The energy crisis is not only a problem of scarcity for the countries, but it is taking its toll where it hurts the most: in the cost of living for families, together with skyrocketing inflation. Some households already face the stark choice between heating and other basic necessities. A harsh winter is approaching and one of the alternatives that is becoming popular is the purchase of firewood to heat the houses. Wood sellers indicate that sales have skyrocketed as a saving measure in the face of the rise in electricity. The crisis is reviving an ancestral fuel: wood.
overflowing demand. In anticipation of another, even worse rise in energy bills, large numbers of Europeans are turning to firewood for warmth this winter. While most heaters use natural gas and electricity, pellets (a wood-based biofuel) and firewood are becoming a logical alternative. In Spain, 14.7% of the heat that is produced already comes from these sources and the figure is growing rapidly, according to data from Avebiom. The enormous demand for firewood is already leaving sawmills without product, according to EL PAÍS.
Price rise. And of course, given the great demand, the price of this raw material is also becoming more expensive as a result. As the company Dozón Leña Galicia explains in this other article, its price has increased by around 15% in recent months, quadrupling in recent weeks. According to the Organization of Consumers and Users (OCU), in recent months firewood has increased its prices on average between 20% and 30% in Spain. In the case of pellets, a brutal 67% in just one year, doubling the figure for 2017. Why? With so much demand there is fear of a shortage.
The trend in Europe. The story is the same across the continent: firewood prices are skyrocketing, warehouses have been emptied, and concerns are growing that all of this will lead to environmental problems. Prices for wood pellets, a compressed form of woody biomass that burns better than ordinary firewood, have nearly doubled to €600 a tonne in France and Hungary has gone as far as to ban the export of this product while Romania has put cap on the price of firewood for the next six months, according to Bloomberg.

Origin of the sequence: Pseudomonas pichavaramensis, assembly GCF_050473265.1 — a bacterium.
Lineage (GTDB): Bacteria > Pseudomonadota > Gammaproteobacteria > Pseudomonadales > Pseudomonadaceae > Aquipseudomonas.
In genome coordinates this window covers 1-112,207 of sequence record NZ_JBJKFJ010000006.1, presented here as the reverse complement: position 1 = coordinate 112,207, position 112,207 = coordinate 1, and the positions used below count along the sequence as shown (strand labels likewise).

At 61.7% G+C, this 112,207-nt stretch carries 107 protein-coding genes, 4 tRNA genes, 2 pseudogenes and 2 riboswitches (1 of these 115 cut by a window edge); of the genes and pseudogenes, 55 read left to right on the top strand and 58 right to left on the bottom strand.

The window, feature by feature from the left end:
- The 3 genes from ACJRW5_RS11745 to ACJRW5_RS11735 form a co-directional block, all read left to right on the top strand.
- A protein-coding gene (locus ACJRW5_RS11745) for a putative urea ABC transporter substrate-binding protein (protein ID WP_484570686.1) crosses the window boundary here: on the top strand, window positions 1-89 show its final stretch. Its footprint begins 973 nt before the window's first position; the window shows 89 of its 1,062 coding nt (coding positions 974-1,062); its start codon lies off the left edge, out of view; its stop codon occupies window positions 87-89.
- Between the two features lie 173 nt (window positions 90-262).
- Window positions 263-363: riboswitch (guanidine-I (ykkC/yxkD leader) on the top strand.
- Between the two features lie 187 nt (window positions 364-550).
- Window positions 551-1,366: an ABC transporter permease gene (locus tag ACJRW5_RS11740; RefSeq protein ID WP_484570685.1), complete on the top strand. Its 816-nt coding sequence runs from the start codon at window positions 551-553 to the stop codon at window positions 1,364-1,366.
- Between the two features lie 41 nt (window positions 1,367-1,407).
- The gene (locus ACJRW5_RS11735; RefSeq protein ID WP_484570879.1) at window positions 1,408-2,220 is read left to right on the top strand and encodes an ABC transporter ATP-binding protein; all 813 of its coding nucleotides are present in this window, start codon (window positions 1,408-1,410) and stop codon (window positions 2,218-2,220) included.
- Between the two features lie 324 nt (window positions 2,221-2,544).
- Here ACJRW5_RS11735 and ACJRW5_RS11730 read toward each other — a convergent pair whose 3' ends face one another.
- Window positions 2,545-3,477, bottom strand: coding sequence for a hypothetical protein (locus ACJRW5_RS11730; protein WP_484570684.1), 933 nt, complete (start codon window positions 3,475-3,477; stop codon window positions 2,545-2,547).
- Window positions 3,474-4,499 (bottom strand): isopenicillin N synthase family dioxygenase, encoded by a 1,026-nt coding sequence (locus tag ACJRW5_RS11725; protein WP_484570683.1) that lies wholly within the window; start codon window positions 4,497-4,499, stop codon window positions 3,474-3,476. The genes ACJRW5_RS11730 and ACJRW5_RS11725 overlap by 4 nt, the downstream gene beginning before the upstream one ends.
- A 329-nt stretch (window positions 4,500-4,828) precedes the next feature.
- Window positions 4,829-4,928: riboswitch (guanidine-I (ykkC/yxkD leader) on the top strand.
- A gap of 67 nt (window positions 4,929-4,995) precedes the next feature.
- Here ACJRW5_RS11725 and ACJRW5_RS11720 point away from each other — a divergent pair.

The Swiss have already depleted stocks of the raw material, warn sellers, who say prices are up 10% and have been delivering record orders since the summer.
When buying a fireplace. But wood is of little use without a fireplace or stoves to burn it, as well as adequate smoke evacuation systems. So the phenomenon is also being noticed in the demand for these devices, according to the Association of Fireplace Manufacturers (AEFECC) who speak of an increase of 19%. Yes, fireplaces are becoming the new economical and cheap heating system for hundreds of homes as opposed to electric heating. The models that are sold the most are those that burn wood compared to pellet ones, since wood stoves do not require an electrical connection.
Deforestation. Government agencies have raised concerns about illegal logging, as people are expected to go into the forests to produce their own fuel. Jarosław Kaczyński, head of Poland’s ruling party, said in September that people should “burn almost everything, of course, apart from tires and other equally harmful things.” The Hungarian government, for example, has removed environmental regulations that prevented logging in protected forests.
Pollution and health problems. Some experts have long argued that burning wood emits more emissions than burning coal. And that is a problem that will be accentuated in the next season. Air pollution from burning fossil fuels and wood in the home generates €27 billion a year in health-related costs in the EU and the UK, according to a study published by the European Public Health Alliance.
And wood-based appliances are the worst offenders, accounting for €17 billion in health-related costs across Europe, according to the report. In February, the British government revised its figures and finds that wood burners contribute 38% of small particle pollution.